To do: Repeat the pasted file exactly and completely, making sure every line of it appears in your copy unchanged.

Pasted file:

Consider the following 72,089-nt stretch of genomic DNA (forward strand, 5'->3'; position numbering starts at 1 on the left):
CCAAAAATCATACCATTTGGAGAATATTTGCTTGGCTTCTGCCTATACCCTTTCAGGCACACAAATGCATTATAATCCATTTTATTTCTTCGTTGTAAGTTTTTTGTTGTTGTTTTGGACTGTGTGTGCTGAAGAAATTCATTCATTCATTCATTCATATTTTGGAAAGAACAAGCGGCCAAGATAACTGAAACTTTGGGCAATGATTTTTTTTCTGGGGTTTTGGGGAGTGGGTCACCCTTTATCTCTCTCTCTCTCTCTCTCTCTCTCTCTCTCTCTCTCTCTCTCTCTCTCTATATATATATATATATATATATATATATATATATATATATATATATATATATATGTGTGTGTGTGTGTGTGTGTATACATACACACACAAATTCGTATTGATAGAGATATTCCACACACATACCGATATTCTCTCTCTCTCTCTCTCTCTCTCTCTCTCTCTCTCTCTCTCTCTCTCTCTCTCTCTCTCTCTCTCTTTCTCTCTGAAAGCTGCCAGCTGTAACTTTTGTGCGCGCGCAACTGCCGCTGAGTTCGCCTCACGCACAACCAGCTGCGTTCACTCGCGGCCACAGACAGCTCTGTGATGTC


Consider the following 72,089-nt stretch of genomic DNA (forward strand, 5'->3'; position numbering starts at 1 on the left):
CCAAAAATCATACCATTTGGAGAATATTTGCTTGGCTTCTGCCTATACCCTTTCAGGCACACAAATGCATTATAATCCATTTTATTTCTTCGTTGTAAGTTTTTTGTTGTTGTTTTGGACTGTGTGTGCTGAAGAAATTCATTCATTCATTCATTCATATTTTGGAAAGAACAAGCGGCCAAGATAACTGAAACTTTGGGCAATGATTTTTTTTCTGGGGTTTTGGGGAGTGGGTCACCCTTTATCTCTCTCTCTCTCTCTCTCTCTCTCTCTCTCTCTCTCTCTCTCTCTCTCTATATATATATATATATATATATATATATATATATATATATATATATATATATATGTGTGTGTGTGTGTGTGTGTATACATACACACACAAATTCGTATTGATAGAGATATTCCACACACATACCGATATTCTCTCTCTCTCTCTCTCTCTCTCTCTCTCTCTCTCTCTCTCTCTCTCTCTCTCTCTCTCTCTCTCTTTCTCTCTGAAAGCTGCCAGCTGTAACTTTTGTGCGCGCGCAACTGCCGCTGAGTTCGCCTCACGCACAACCAGCTGCGTTCACTCGCGGCCACAGACAGCTCTGTGATGTC